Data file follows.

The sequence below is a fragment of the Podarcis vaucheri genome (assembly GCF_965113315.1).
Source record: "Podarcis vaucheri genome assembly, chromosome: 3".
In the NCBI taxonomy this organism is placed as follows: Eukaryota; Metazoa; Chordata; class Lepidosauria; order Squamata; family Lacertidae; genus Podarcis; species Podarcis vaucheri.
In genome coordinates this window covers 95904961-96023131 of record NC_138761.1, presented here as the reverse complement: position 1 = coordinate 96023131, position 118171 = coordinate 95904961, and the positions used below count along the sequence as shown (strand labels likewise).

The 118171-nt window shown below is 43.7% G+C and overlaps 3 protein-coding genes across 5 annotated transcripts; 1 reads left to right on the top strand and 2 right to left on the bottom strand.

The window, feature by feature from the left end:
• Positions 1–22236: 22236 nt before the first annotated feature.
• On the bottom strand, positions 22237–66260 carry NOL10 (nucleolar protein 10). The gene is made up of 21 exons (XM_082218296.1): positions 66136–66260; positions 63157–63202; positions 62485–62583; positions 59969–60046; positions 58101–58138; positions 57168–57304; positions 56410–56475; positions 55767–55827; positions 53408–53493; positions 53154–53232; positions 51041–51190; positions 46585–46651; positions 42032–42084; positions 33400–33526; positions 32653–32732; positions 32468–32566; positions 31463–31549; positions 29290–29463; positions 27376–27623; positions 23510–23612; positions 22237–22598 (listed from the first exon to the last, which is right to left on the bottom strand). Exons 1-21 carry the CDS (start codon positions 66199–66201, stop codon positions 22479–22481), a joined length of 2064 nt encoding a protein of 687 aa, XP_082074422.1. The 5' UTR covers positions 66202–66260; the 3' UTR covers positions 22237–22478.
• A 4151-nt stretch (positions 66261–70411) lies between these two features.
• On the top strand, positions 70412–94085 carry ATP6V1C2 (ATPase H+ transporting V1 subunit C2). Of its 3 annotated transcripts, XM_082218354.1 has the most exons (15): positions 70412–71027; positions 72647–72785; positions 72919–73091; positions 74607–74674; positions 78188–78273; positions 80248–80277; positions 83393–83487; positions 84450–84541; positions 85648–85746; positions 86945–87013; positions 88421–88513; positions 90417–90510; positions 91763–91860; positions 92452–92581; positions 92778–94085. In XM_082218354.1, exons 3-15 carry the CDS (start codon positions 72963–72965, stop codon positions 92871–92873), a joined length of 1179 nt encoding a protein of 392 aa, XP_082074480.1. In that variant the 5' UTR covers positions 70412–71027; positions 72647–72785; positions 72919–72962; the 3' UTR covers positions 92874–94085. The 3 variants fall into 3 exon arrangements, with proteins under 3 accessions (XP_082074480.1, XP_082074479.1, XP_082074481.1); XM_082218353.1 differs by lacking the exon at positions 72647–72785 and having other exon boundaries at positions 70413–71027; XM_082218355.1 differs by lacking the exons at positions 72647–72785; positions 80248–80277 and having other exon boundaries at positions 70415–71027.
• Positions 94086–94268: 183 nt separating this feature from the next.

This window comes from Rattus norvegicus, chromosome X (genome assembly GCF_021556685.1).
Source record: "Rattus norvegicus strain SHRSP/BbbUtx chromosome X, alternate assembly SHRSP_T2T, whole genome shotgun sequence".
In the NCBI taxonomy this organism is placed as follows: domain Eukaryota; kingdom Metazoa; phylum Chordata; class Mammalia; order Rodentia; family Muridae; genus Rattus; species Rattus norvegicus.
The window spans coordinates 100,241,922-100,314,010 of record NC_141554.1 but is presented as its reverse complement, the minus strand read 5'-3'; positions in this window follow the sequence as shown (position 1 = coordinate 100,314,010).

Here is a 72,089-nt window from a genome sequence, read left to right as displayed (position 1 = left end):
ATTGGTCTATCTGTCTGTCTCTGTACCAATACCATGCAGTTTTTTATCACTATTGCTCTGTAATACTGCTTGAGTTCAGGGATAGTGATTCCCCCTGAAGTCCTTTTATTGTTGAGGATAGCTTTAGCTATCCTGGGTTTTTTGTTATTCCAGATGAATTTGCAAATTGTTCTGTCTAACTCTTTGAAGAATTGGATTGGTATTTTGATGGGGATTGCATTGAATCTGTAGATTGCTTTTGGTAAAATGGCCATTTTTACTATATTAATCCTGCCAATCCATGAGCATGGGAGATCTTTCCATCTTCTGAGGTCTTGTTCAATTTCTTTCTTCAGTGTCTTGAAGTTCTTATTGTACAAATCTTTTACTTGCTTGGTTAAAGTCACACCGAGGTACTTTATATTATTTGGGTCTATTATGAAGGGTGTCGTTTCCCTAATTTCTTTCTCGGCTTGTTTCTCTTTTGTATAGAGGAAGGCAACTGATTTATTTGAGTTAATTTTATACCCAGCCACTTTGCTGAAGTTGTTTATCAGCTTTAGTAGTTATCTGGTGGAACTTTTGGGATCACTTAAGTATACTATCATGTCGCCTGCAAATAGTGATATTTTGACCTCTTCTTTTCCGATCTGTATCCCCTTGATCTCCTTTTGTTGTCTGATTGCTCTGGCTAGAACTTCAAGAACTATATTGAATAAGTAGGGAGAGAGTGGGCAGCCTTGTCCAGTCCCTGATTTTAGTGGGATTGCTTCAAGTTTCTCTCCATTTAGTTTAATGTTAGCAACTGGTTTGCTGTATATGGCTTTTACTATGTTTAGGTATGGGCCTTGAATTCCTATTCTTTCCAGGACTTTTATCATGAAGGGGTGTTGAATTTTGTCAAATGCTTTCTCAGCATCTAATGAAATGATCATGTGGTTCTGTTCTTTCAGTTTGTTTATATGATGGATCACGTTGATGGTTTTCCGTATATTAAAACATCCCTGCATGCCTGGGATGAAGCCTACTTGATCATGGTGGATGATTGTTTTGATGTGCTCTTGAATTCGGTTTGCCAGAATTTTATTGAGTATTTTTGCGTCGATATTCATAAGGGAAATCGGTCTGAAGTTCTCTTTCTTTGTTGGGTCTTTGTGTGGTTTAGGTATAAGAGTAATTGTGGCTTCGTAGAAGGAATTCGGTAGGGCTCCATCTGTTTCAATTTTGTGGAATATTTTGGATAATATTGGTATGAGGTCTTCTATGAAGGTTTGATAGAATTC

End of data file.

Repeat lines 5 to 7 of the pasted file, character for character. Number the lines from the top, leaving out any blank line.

The 118171-nt window shown below is 43.7% G+C and overlaps 3 protein-coding genes across 5 annotated transcripts; 1 reads left to right on the top strand and 2 right to left on the bottom strand.

The window, feature by feature from the left end:
• Positions 1–22236: 22236 nt before the first annotated feature.